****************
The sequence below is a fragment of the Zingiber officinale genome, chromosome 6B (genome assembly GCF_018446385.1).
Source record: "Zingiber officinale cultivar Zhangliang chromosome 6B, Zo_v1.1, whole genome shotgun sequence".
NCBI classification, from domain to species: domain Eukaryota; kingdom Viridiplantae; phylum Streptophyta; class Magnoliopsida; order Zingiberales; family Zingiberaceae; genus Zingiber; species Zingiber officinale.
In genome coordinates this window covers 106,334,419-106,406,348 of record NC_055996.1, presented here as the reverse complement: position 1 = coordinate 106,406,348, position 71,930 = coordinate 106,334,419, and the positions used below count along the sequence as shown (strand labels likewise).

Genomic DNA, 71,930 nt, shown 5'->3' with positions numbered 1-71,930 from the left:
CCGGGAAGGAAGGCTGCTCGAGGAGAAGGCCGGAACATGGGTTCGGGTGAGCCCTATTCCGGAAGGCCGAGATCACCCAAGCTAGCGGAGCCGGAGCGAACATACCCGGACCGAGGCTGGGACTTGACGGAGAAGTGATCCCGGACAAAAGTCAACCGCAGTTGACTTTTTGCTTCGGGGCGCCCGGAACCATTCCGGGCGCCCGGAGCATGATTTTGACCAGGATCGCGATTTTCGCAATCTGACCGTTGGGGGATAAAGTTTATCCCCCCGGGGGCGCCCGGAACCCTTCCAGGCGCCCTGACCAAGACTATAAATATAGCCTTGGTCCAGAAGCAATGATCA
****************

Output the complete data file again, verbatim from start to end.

The sequence below is a fragment of the Zingiber officinale genome, chromosome 6B (genome assembly GCF_018446385.1).
Source record: "Zingiber officinale cultivar Zhangliang chromosome 6B, Zo_v1.1, whole genome shotgun sequence".
NCBI classification, from domain to species: domain Eukaryota; kingdom Viridiplantae; phylum Streptophyta; class Magnoliopsida; order Zingiberales; family Zingiberaceae; genus Zingiber; species Zingiber officinale.
In genome coordinates this window covers 106,334,419-106,406,348 of record NC_055996.1, presented here as the reverse complement: position 1 = coordinate 106,406,348, position 71,930 = coordinate 106,334,419, and the positions used below count along the sequence as shown (strand labels likewise).

Genomic DNA, 71,930 nt, shown 5'->3' with positions numbered 1-71,930 from the left:
CCGGGAAGGAAGGCTGCTCGAGGAGAAGGCCGGAACATGGGTTCGGGTGAGCCCTATTCCGGAAGGCCGAGATCACCCAAGCTAGCGGAGCCGGAGCGAACATACCCGGACCGAGGCTGGGACTTGACGGAGAAGTGATCCCGGACAAAAGTCAACCGCAGTTGACTTTTTGCTTCGGGGCGCCCGGAACCATTCCGGGCGCCCGGAGCATGATTTTGACCAGGATCGCGATTTTCGCAATCTGACCGTTGGGGGATAAAGTTTATCCCCCCGGGGGCGCCCGGAACCCTTCCAGGCGCCCTGACCAAGACTATAAATATAGCCTTGGTCCAGAAGCAATGATCA